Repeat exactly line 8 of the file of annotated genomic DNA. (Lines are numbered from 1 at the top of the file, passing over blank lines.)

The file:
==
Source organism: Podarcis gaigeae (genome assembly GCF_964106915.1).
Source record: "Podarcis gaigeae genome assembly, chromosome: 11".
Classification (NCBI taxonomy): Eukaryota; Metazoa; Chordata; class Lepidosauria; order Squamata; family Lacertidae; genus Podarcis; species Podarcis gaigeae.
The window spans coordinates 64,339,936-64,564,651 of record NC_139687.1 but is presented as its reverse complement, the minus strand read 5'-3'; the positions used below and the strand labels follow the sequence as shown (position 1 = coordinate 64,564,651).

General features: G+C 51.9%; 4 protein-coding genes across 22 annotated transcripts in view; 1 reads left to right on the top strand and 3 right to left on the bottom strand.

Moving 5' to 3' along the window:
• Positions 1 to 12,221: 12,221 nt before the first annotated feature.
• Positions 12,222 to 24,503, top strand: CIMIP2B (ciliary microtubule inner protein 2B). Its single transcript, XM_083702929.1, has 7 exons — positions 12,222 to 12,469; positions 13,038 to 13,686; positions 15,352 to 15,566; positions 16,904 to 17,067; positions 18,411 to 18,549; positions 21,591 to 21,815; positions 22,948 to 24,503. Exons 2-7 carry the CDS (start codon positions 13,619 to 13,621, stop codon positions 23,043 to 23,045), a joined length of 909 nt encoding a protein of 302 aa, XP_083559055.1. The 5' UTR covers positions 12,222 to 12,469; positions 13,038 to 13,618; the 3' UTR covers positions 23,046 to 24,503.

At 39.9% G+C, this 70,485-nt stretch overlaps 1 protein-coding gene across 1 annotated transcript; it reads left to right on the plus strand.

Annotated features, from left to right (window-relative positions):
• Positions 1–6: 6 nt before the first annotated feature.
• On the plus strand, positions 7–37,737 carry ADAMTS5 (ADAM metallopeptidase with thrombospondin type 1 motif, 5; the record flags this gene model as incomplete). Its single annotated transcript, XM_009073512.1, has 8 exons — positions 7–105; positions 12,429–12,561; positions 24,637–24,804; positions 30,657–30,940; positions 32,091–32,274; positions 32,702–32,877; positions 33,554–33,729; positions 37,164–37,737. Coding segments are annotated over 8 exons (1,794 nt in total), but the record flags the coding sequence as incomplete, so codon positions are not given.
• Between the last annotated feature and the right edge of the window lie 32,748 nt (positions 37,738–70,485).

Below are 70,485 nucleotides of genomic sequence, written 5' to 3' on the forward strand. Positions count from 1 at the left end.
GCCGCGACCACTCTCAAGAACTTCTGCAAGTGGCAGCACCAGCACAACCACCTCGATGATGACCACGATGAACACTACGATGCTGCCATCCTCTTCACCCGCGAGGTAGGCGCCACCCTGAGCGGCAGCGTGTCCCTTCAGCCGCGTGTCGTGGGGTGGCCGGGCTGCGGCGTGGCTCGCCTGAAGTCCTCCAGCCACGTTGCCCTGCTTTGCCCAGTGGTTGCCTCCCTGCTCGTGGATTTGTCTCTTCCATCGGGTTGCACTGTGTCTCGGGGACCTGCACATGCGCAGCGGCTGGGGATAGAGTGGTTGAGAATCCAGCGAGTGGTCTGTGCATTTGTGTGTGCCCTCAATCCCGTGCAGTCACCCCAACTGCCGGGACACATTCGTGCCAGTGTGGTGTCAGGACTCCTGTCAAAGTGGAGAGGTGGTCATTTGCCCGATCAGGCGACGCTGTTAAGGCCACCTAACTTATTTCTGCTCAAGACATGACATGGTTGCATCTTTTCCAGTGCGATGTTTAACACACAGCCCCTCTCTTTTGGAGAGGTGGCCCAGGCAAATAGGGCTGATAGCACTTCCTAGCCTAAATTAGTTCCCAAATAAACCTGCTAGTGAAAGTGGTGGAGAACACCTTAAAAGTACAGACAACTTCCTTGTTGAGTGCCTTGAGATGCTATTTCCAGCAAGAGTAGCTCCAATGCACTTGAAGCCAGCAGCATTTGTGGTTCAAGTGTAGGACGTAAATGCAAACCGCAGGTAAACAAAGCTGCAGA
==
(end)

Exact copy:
• Positions 12,222 to 24,503, top strand: CIMIP2B (ciliary microtubule inner protein 2B). Its single transcript, XM_083702929.1, has 7 exons — positions 12,222 to 12,469; positions 13,038 to 13,686; positions 15,352 to 15,566; positions 16,904 to 17,067; positions 18,411 to 18,549; positions 21,591 to 21,815; positions 22,948 to 24,503. Exons 2-7 carry the CDS (start codon positions 13,619 to 13,621, stop codon positions 23,043 to 23,045), a joined length of 909 nt encoding a protein of 302 aa, XP_083559055.1. The 5' UTR covers positions 12,222 to 12,469; positions 13,038 to 13,618; the 3' UTR covers positions 23,046 to 24,503.